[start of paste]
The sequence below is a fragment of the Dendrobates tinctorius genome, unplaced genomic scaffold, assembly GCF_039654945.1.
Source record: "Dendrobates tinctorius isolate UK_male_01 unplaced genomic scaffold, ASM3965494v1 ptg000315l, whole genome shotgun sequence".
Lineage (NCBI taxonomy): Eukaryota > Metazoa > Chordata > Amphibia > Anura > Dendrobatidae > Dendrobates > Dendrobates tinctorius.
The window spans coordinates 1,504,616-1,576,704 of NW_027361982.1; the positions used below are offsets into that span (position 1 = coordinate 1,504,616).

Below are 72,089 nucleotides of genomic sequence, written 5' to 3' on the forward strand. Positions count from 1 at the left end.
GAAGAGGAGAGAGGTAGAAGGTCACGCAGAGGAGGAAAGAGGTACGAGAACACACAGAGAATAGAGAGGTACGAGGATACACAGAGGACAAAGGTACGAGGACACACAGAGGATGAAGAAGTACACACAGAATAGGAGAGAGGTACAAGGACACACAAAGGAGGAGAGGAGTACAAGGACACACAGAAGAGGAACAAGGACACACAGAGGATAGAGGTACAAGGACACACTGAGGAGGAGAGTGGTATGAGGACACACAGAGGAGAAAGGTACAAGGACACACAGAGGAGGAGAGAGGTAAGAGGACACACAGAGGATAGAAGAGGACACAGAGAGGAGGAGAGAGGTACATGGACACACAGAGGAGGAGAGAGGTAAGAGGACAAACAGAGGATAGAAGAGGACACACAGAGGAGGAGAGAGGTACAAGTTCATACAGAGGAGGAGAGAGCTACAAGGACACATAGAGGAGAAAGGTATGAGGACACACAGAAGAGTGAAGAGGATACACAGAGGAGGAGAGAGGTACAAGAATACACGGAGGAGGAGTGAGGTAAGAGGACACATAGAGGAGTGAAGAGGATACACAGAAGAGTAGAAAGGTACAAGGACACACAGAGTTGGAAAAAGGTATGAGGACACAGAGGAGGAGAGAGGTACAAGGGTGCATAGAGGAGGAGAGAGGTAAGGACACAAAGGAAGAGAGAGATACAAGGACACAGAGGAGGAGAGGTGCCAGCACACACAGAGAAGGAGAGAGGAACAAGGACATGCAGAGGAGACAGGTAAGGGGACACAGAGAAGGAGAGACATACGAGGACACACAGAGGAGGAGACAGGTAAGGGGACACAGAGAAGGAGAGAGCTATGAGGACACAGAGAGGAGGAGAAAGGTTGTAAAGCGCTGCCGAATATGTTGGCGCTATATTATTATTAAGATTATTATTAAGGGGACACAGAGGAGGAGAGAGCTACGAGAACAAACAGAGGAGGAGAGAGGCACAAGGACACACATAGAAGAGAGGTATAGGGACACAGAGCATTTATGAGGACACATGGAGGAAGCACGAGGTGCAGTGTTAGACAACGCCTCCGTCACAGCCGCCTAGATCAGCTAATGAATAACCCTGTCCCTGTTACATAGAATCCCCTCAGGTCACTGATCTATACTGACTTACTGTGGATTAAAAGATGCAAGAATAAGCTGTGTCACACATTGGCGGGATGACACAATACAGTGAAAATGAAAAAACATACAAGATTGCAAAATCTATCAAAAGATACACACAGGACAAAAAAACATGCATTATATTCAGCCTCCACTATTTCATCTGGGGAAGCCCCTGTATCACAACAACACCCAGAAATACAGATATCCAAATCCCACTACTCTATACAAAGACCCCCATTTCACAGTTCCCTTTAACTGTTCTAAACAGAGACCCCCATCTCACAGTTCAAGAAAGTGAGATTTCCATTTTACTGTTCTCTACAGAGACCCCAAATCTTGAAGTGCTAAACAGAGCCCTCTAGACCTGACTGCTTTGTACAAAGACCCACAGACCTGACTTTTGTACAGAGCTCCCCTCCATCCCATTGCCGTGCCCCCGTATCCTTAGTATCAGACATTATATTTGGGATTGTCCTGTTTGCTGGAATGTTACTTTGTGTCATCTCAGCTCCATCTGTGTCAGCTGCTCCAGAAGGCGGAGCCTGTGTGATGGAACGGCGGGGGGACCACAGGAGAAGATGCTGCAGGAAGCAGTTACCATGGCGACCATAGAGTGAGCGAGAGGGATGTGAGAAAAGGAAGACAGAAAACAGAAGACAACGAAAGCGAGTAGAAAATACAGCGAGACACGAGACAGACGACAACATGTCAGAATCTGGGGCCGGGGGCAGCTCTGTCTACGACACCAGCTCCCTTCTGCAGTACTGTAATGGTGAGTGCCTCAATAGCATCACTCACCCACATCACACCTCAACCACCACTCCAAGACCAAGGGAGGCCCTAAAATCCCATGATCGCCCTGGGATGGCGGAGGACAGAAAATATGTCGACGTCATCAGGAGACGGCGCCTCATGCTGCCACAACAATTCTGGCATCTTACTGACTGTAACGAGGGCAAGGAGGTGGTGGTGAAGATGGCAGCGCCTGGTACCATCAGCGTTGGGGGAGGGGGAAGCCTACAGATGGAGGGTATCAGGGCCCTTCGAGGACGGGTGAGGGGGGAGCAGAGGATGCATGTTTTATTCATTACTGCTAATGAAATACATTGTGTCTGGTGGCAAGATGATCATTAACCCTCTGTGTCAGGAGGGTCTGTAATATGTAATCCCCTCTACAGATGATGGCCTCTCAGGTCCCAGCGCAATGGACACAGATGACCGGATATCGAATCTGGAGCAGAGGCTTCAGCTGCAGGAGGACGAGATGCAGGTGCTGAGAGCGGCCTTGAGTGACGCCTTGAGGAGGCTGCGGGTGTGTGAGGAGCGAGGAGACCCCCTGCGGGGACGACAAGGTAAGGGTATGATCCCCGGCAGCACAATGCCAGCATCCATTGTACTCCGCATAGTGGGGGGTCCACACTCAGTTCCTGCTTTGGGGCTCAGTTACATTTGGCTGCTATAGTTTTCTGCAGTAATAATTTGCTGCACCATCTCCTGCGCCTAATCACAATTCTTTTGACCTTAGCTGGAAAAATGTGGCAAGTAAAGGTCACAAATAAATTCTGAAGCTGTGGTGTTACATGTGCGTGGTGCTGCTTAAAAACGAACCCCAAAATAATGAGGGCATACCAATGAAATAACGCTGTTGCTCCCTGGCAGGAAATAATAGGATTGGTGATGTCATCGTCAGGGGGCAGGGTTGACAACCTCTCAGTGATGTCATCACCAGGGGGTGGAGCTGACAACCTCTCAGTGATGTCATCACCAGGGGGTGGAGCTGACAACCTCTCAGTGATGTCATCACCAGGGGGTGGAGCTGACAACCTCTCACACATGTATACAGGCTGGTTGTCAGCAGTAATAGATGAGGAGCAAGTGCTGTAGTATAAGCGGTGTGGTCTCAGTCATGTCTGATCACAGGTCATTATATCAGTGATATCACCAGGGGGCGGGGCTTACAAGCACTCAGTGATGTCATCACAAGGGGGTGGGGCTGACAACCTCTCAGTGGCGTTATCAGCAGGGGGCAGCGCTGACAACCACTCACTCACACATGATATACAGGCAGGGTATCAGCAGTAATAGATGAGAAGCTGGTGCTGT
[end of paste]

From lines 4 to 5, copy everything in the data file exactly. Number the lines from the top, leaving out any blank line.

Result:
The window spans coordinates 1,504,616-1,576,704 of NW_027361982.1; the positions used below are offsets into that span (position 1 = coordinate 1,504,616).

Below are 72,089 nucleotides of genomic sequence, written 5' to 3' on the forward strand. Positions count from 1 at the left end.